Life cycles

by Cassandra Charlton


They are intertwined with my earliest childhood memories. My grandparents, great aunt and uncle were always there. Smiling at me, dangling a teddy bear, gazing adoringly at the very first child of the family’s next generation.

Perhaps they aren’t memories, but rather photos that I have seen in my mother’s albums? In any case, my older relatives were so much part of my life from the very beginning that as I grew older, they were simply integral to my existence; wrapped up in the balance that keeps my universe afloat. Years of photographs capturing special outings, birthday events and family holidays, evoking memories of thoughtful presents, often-repeated stories and in-jokes.

As an adult, I treasured their company even more. After my grandmother died when I was just a teenager, I wanted to snap-freeze in time all the moments I shared with the rest of them, making the most of their company, soaking up their precious stories before it was too late.

Trips to stay with my widowed grandfather always put my busy life and work politics in perspective. To stop for a moment, to shoot the breeze with someone from a different time, a different set of values, to see the world from a different perspective.

Slowly, sadly, I watched the health of each deteriorate, wishing desperately for their recovery and exultant when they again returned home from hospital, nursed back to health.

By the time I married in my mid-30s, there were just two old fellas left. And when I fell pregnant, I made the trip to tell my beloved grandfather the exciting news. The next generation was about to be born – finally a first great-grandchild for them all to love, just like they had always loved me. I couldn’t wait to introduce my grandfather to my new baby and to see his face – and to see my baby taking him in, smiling up at him; knowing that he or she was with family.

Just a month before my baby was born, my grandfather died. He was so modest, so self-effacing, I’m sure that he half-felt that his deteriorating health would be a burden on the family and that he needed to make way for next generation. At his funeral, I stood up, with my large belly, to pay tribute to him. It was the least I could do – struggling through the difficulty of speaking, to honour him.  

And now, just one month after the birth of my second child, my great uncle, my only remaining elderly relative has died. Up until late in my pregnancy, I would visit him with my toddler. Even amid his ever increasing aches and pains, he maintained his sense of humour and loved to do his best to amuse her.

On our last Father’s Day picnic by the lake, he sat with a rug on his knees in a wheelchair, a shrunken version of the vibrant photos of my childhood. Time telescoped and I imagined him as a baby, ninety years in the past, being rocked in his own mother’s arms. No one who shaped his early life is around now. One day, I won’t be there for my children.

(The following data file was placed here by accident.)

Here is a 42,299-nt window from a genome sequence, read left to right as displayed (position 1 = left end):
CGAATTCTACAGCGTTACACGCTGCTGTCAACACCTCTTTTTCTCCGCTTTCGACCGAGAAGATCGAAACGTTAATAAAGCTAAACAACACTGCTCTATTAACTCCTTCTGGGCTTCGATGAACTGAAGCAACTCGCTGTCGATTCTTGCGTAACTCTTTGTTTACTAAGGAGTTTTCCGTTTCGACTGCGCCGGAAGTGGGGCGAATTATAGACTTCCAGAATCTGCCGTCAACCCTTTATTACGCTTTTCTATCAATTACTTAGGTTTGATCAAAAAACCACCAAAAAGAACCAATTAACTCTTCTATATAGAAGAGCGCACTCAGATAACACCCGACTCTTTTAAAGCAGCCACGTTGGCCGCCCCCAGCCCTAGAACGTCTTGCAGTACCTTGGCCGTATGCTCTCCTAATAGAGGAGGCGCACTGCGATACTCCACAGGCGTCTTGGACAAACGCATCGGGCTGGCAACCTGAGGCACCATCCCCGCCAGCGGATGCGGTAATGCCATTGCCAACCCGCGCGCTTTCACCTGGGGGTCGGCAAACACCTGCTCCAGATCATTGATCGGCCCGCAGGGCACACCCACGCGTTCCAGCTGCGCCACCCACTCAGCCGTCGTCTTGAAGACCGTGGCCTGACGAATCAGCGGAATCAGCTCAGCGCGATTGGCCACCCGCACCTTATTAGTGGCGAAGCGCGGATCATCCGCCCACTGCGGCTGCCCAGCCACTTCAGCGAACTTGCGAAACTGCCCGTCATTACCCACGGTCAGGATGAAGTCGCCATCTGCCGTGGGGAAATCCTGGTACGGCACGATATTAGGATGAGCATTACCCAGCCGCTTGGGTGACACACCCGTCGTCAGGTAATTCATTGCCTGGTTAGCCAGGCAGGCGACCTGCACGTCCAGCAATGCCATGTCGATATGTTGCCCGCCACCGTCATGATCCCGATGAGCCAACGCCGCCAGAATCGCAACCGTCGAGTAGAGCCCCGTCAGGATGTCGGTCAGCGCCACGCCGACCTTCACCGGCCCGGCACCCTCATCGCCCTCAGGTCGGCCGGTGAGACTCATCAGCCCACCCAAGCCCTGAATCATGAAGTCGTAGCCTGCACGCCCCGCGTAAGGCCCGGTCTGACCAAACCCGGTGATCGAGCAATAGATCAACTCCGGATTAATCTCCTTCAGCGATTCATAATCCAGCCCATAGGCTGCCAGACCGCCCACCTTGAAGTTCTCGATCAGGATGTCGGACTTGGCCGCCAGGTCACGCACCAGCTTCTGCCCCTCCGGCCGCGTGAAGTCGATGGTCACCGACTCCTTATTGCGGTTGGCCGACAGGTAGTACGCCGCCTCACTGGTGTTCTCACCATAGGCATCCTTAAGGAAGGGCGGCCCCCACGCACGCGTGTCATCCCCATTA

My mother asked him if he wanted to be taken home yet. “I just want to watch the children for a while longer,” he murmured.

I hugged him goodbye, clumsily in my late pregnancy, and he said tiredly, “I look forward to hearing your news.” He didn’t say, “I look forward to meeting the new baby.” He never did.

I intended to introduce him to my newborn – but with the difficulties in the weeks after the birth and a reluctance to take my new baby into a nursing home, during a bad flu season, I hadn’t yet made the visit. I thought there would always be a bit more time. So my second child didn’t get to meet his great uncle. And he didn’t get to experience the joy of seeing my son. In any case, it felt like he was just too tired for it to matter anymore.

With his death, the last relative of his age, it felt like the generations shuddered and shifted, my family emerging, reluctantly, at the next stage. With the births of each of my children, part of another generation had passed on. Was I responsible for this seismic change in the universe?
My parents, uncles and aunts are the oldest now. And I am suspended in the middle. The memories we are creating for my children now are the snapshots of the next generation. 

My grandfather’s photo sits on my bedside table. I have kept it close to me ever since my grandmother died twenty-three years ago. I still feel as if I could just give him a call and pop over to see him.  I wonder what he would have thought of my children.  

When my daughter asks who he is, I say, “He’s my grandfather” and she gets confused and says “No, he’s my grandfather” and she takes the photo and puts it on her bedside table. She didn’t know him but she feels a connection.

They left me with the imprint of their personalities, their stories, their intrinsic code for life. They shaped me and their genetic legacy is held by my children. In their absence, I have to capture their essence and pass it on.


© Cassandra Charlton

“A gender-equal society would be one where the word ‘gender’ does not exist: where everyone can be themselves.”*

I’ve always been aware of gender conditioning and actively tried to combat any lingering prejudices or stereotypes in my own parenting, even down to encouraging dolls with my boys when they were little. It’s great to read people writing about gender issues they’re experiencing with their kids. For too long these subjects have been discouraged or silenced. I’d love to publish some more creative writing on this topic, especially if you are struggling with a child who actively tries to move away from gender normative preferences. A society where everyone can be themselves thanks Gloria for those aspirational words.

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* Gloria Steinem